ANTIQUE maps will reveal their secrets about the way we used to live at a study day being held next month.

Maps and the Landscape: distortion and reality has been organised by the Regional Heritage Centre,  part of the Lancaster University history department.

The event is being held at the university on Saturday February 6.

A spokesperson for the heritage centre said: "The discipline of historical geography is the study of the human, physical, fictional, theoretical, and 'real' geographies of the past. 

"A common theme is the ways in which understandings of a place or region have changed through time. 

"This study day will consider maps as a key piece of evidence in this endeavour."

Professor Angus Winchester, of Lancaster University, will start the day with a talk called Distorted reality? Maps as historical evidence.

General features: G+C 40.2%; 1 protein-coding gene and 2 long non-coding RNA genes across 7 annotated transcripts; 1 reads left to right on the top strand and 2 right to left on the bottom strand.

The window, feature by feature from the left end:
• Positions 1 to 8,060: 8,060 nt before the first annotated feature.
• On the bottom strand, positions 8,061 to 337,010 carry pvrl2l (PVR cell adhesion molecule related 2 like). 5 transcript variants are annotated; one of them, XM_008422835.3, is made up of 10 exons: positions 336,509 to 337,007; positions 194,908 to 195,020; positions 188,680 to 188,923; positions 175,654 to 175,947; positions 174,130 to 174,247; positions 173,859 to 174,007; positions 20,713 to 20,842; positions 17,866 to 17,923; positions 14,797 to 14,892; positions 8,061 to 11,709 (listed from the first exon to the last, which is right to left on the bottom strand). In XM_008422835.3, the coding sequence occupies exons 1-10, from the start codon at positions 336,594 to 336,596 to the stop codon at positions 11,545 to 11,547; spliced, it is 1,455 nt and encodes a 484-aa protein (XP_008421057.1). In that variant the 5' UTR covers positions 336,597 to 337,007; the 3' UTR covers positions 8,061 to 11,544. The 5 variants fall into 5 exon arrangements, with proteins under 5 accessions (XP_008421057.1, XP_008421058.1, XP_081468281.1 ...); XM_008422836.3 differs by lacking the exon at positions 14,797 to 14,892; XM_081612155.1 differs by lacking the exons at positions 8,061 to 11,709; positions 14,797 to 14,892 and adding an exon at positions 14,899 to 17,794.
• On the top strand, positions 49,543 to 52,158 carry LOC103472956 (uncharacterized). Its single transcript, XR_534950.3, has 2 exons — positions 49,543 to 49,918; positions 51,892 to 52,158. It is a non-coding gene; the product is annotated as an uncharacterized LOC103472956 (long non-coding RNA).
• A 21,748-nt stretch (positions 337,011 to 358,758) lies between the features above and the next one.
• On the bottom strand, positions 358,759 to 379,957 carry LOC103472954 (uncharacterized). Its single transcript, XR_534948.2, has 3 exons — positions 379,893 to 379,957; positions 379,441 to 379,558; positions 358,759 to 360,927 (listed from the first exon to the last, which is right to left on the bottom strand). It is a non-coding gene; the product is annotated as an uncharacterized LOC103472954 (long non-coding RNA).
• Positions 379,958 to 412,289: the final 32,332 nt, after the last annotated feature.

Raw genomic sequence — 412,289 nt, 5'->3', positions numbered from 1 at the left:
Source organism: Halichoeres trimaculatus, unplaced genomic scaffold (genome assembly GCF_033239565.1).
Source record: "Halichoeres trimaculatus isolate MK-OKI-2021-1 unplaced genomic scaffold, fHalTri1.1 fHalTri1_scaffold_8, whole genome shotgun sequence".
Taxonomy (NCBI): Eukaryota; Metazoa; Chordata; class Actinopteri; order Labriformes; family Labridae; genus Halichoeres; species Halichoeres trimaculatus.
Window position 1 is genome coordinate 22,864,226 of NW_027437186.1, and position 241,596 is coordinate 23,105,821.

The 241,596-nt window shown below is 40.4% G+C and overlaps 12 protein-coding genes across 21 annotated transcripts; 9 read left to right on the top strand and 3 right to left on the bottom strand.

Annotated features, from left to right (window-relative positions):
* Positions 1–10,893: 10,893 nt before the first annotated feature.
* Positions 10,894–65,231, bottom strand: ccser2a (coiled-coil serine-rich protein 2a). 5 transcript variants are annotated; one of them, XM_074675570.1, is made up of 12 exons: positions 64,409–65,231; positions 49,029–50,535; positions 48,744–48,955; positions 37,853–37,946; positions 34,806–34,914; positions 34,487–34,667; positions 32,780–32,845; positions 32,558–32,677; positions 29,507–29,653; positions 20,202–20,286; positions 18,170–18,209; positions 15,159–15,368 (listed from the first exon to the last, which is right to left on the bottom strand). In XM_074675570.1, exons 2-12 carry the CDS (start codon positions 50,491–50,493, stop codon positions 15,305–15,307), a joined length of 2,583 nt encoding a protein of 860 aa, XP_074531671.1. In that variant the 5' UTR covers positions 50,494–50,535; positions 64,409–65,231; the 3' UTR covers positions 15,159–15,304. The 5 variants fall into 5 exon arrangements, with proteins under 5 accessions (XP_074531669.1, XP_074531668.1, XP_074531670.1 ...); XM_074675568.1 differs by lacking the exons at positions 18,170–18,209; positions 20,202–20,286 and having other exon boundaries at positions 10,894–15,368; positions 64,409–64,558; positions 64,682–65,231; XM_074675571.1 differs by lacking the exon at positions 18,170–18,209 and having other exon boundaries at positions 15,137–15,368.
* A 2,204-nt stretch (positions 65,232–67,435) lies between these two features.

He is followed by independent researcher Dr Bill Shannon with the topic King Arthur, Tarn Wadling and the Gough Map.

Pat Saunders, an independent researcher will gives details of  an influential but unreliable Dutch map of Bengal from 1726.

Dr Catherine Porter, of Lancaster University, will describe how sections of maps were copied by later publishers, looking particularly at the mapping of early modern Ireland.

The day ends with a talk by independent researcher Dr Graham Cooper on the control by the Crown of salters - or deer-leaps - in private deer-parks.

His talk offers new insights from a dispute map of Leagram park in 1608.

The talks day costs £25 and booking details are available on the website at